The effects of the 2018 tariffs enacted by the Trump White House have already begun to reshape global commerce. As of this writing, the U.S. steel industry is celebrating a 41-percent benchmark price hike since the start of the year.
Producers, meanwhile, are cutting manufacturing costs and raising prices to offset the new expense on raw materials. Consumer prices have hit a 6-year high, jumping nearly 3 percent in June compared to the previous year.
This is the fallout of a new trade era. Importers can’t escape the tariffs. They can, however, mitigate their costs by storing imported steel, aluminum, and other goods in Customs bonded warehouses. Warehousing operations that run bonded facilities are rushing to prepare their locations for a sudden explosion of demand.
But in warehousing, the only way to boost capacity is to find more space. How can bonded warehouses add square footage without expanding the walls of their facilities? The answer is to find underutilized space and divert it to usable warehousing purposes.
The first place to look is in your forklift battery room. Here are a few ways to convert battery-room space into revenue-generating storage at the bonded warehouse:
Shrink the forklift battery room’s footprint while expanding your fleet size.
Right-size battery collections to reduce unnecessary stock.
Before reporting advances in fleet management software, it made sense to have a few more forklift batteries than you needed. Today, that’s no longer the case.
Incorporate battery maintenance equipment into the system.
Operators have to periodically wash forklift batteries and replenish water in the cells (“watering” the batteries). Otherwise, batteries can permanently lose capacity.
When you can’t buy the building next door, all you can do is reallocate space to maximize revenue-generating usage. For operations that run electric forklifts, that means trimming the footprint of the battery room.
This could be the ideal moment to move to a Double, Triple, or Quad Stack Battery Extractor System. System Stands that build up rather than out can shrink a battery-storage footprint to a quarter of the size. Meanwhile, Quad Stack Battery Extractors deftly and safely navigate the cube, retrieving fully charged batteries from every tier to get forklifts back in the aisles in a matter of minutes.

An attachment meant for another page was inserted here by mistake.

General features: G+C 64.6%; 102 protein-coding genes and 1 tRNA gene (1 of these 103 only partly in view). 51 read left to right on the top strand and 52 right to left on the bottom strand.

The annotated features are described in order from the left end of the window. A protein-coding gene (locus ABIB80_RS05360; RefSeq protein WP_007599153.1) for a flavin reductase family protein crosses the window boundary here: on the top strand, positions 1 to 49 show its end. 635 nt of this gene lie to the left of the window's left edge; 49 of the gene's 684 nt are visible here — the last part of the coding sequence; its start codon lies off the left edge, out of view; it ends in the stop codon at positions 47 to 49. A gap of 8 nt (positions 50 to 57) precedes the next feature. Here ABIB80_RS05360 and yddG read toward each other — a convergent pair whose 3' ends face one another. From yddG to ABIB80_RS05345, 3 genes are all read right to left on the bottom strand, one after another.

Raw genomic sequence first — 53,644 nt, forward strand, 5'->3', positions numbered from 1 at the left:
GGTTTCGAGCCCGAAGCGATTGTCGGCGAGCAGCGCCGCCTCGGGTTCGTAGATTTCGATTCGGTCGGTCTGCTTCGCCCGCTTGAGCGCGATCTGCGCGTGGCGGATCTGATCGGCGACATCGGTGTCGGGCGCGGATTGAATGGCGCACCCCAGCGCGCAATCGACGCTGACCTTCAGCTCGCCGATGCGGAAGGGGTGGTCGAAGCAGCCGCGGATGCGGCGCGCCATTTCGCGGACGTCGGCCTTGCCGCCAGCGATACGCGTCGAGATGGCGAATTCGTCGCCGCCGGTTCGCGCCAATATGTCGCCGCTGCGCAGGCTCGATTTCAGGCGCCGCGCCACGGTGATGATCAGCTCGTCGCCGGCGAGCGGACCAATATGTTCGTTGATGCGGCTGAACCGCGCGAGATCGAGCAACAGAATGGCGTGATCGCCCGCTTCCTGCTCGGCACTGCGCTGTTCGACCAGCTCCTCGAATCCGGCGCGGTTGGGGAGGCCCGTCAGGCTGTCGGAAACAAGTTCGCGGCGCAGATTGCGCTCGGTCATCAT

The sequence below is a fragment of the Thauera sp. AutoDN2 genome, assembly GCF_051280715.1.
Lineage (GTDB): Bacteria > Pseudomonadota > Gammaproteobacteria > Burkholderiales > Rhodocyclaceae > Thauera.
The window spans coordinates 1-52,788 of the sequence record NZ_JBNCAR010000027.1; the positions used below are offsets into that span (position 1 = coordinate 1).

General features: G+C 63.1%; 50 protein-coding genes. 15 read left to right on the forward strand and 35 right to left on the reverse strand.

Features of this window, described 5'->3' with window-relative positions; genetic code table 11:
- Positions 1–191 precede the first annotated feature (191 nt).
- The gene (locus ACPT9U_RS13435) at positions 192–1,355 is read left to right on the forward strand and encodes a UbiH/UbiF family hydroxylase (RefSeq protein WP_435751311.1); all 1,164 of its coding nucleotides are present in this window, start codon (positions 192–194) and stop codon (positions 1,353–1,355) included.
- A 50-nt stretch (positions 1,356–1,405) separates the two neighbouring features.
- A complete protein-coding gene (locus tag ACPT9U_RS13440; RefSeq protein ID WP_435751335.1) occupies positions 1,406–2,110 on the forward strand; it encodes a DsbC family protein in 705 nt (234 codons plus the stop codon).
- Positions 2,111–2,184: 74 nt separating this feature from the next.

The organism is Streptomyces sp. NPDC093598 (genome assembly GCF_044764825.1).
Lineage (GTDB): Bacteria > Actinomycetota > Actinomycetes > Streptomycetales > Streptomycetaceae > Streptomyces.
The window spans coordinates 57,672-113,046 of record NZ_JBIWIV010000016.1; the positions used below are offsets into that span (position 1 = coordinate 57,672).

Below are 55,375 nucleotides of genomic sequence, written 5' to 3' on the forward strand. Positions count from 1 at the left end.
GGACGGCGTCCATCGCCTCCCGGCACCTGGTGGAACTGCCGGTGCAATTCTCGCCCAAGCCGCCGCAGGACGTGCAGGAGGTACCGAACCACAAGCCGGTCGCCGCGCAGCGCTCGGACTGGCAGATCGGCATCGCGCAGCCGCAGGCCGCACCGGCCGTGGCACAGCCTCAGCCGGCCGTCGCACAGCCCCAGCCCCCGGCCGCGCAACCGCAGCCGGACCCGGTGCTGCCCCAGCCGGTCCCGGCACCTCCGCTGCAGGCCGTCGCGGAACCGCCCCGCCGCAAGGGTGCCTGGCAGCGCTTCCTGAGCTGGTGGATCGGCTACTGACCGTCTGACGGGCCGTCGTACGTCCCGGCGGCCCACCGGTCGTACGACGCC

A comprehensive battery fleet management system like Fleet Tracker provides detailed reporting on usage, so managers can calculate exactly how many batteries they need. With excess stock out of the way, there’s more space for storing imports
Rather than creating an entirely separate space for maintenance equipment, though, Battery Wash Cabinets sit flush with System Stands, allowing easy access via Battery Extractor.
Meanwhile, an Integrated Watering System uses existing rack space to automatically water batteries at the completion of the charge cycle. Combined with an Electrical Distribution system and Cable Management accessories, these technologies eliminate sprawl within the battery room.
The global trade environment is changing rapidly. Today, media reports suggest we might soon see tariffs of 25 percent on $200 billion worth of Chinese goods. By the time this piece goes live, the picture could be very different.
All of these conditions impact the demand for Customs bonded warehousing. In order to take advantage of the booms — and stay resilient if demand zigs when we expect it to zag — warehouse owners can always squeeze a few more square feet out of an existing facility by taking advantage of vertical space, right-sizing equipment fleets, and keeping docks flexible.
This age of trade skirmishes could be a boon to operators of bonded warehouses — but only if they take up more space for business, and less for handling forklift batteries.
“China vows retaliation if Trump slaps 25% tariff on $200 billion of Chinese imports.” CNBC. CNBC LLC, 1 Aug. 2018. Web. 1 Aug. 2018.
Egan, Matt. “‘Happy with tariffs’:Steel industry emerges as trade war winner.” CNN. Cable News Network, 30 July 2018. Web. 31 July 2018.
McGroarty, Patrick and Bob Tita. “U.S. consumers paying more as effects of tariffs start kicking in.” MarketWatch. 29 July 2018. Web. 31 July 2018.